You believe in the power of full-funnel marketing, right? Good!
You understand that people aren’t going to search for you on Google or Bing unless they know you exist, right? That’s awesome!
So you see the value in display advertising, and you want to learn more about the Display Network. Well, you came to the right post.
Whether you are setting up a new display campaign or trying to squeeze all the worth from your current campaigns, there are many nuances to the Display Network that can make or break an ad group’s performance. Here are the top four facts that I share with anyone who wants to work with Display ads.
Most advertisers think of the Display Network as a collection of websites where we can show ads. While this line of thinking is mostly correct, it’s not fully complete. Yes, we can show ads on websites, but our ads can also appear on YouTube channels, YouTube videos, relevant apps, and app categories.
Just as exact match isn’t truly exact, your managed placements might not be as exact as you want them to be either. If the website you choose as a related app, your ads can also show up on that app even if you do not select it as a placement. Even if you are choosing specific placements, monitor your placement reports often to really make sure your ads are showing up on the websites you want them to be.
I recently wrote about some of my favorite ways to find new placements to target for the Display Network. Check it out if you are looking for a new approach to find and test placements.
Before you even consider picking keywords in your Display campaign, you need to understand the keyword settings. If you are currently running Display campaigns with keyword targeting, the two settings we have are Audiences and Content. Here is what a current keyword setting looks like for an ad group I have been running for a while.
The Audience setting will show your ads to users are have an active interest in your selected keywords. If you have this option selected, it’s important to know Google started changing the Audience setting to have users create custom intent audiences instead. Google advises how to manage this change on the Google Ads help page for Display keywords: “To continue showing your ads to people interested in certain keywords, move your audience keywords to new custom intent audiences.” Keep this in mind if you either already have keywords added to your Display ad groups or plan on creating keyword targeting ad groups in the near future.
The Content setting uses contextual targeting to put your ads in front of the selected users. Contextual targeting means Google will take your list of keywords and try to find relevant websites or apps as placements. To find the chosen placements, Google looks at the website text, language, link structure, and page structure to make the decision.
But which one should I use, Joe? I can’t answer that. Each account is going to perform differently. Consider creating an ad group for each keyword setting and see which one works better. You will never know until you test.
I have no problem admitting I have gotten stuck in the audience rut a few times. Maybe you have, too. You’ve tried every remarketing audience you can think of using. You’ve created so many custom intent and custom affinity audiences ((the two are now combined and simply called custom audiences) that you feel you’ve exhausted all your options. Well, when you’re in that rut, Google actually has a pretty good solution to help give you new options.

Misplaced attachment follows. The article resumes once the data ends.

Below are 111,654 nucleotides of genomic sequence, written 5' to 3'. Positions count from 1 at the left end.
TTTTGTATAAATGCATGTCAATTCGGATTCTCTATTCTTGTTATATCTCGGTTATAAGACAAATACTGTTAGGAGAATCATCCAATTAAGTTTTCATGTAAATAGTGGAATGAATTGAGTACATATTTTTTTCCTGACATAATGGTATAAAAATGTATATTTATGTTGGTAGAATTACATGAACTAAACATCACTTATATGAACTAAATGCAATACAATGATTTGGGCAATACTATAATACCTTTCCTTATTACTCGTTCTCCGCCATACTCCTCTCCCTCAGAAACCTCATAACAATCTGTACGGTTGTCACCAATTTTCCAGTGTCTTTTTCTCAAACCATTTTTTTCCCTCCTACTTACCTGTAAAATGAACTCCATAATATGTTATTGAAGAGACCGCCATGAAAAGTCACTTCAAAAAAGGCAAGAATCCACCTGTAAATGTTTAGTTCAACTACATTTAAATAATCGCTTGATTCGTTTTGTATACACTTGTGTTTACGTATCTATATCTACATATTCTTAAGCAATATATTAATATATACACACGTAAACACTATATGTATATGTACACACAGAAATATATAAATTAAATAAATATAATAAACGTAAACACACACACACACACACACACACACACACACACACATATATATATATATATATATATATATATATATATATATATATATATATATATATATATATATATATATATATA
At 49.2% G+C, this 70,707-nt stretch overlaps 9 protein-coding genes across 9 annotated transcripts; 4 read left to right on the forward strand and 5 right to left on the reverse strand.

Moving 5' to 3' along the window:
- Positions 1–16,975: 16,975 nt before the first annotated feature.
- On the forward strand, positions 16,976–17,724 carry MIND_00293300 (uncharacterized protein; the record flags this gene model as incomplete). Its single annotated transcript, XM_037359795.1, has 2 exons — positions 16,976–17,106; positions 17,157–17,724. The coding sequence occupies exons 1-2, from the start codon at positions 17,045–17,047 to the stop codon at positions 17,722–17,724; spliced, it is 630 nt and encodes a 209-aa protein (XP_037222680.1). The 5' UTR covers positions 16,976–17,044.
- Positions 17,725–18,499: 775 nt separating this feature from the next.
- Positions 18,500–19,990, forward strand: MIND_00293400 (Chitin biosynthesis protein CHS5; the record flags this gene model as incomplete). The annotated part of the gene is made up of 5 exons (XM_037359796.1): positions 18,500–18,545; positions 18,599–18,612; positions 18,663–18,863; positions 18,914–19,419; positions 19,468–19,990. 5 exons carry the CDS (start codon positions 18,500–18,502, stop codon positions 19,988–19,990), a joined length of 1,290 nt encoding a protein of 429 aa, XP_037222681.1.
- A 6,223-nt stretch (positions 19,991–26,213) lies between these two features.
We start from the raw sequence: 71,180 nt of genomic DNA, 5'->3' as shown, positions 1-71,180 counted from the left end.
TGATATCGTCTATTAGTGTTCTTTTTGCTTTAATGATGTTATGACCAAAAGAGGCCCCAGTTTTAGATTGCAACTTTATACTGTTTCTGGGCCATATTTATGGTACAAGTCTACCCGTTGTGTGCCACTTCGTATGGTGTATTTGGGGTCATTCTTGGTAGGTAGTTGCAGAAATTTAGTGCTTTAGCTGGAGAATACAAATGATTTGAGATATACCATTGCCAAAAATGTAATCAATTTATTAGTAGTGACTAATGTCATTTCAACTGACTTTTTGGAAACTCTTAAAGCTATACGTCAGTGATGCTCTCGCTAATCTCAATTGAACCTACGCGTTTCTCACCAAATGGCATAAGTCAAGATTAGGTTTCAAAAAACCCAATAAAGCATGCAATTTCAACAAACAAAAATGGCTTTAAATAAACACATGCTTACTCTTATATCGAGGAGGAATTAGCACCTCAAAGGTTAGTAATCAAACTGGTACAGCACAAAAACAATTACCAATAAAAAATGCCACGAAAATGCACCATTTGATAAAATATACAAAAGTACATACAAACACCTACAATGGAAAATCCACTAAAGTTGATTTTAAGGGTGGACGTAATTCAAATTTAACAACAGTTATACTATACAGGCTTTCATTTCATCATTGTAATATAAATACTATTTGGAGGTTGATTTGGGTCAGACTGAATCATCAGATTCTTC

When editing your audiences in an ad group, select the Ideas tab to get a list of auto-created custom intent audiences. Google can create custom intent audiences based on your remarketing lists, your Search campaigns, your user behavior, email lists (thanks to Customer Match being extended to the GDN), and more. Before adding any of the auto-created audiences to your ad groups, you can get a preview of some of the keywords Google has compiled together to get an understanding of if these audiences are a fit for your campaign or not. Now this is machine learning I can definitely get behind.
In the summer of 2018, Google removed the option to exclude mobile app non-interstitials from the options of content exclusions in our campaign settings. Many of us went into our campaigns one day and saw this…
Typically, the majority of the apps my ads have been placed on are pure junk, or I’m reaching an audience that will never care about what I’m trying to promote. Removing the option to exclude was an issue for my accounts.
Luckily, the PPC community is a generous, ever-sharing group of people. Last year, Kirk Williams of Zato Marketing shared a workaround to exclude mobile apps by using AdWords Editor. In a few very easy steps, you can exclude all mobile apps from your targeting if you like to save your budgets and keep in front of the target audience as much as possible. Thanks, Kirk!
Remember, I can’t tell you which targeting option is the best for your business. There are too many factors involved to make a blanket assumption. But what I will tell you is to test out as many that make sense to your campaign goals. And while you are testing, understand all the fine print of how the targeting options actually work. They may or may not be as targeted as you think they are.
Joe Martinez is the Co-Founder of the Paid Media Pros YouTube channel. He is a regular contributor to WordStream and Social Media Examiner. He has also written for Search Engine Land, Marketing Land, PPC Hero, SEMrush, and more. He has hosted webinars for SEMrush, Unbounce, Quora, and Microsoft Ads. He regularly speaks at conferences and organizations such as SMX, HeroConf, Inbound, Pubcon, SMXL, and more. Finally, he was named a Top 25 Influential PPC Expert by PPC Hero in 2017-2021.
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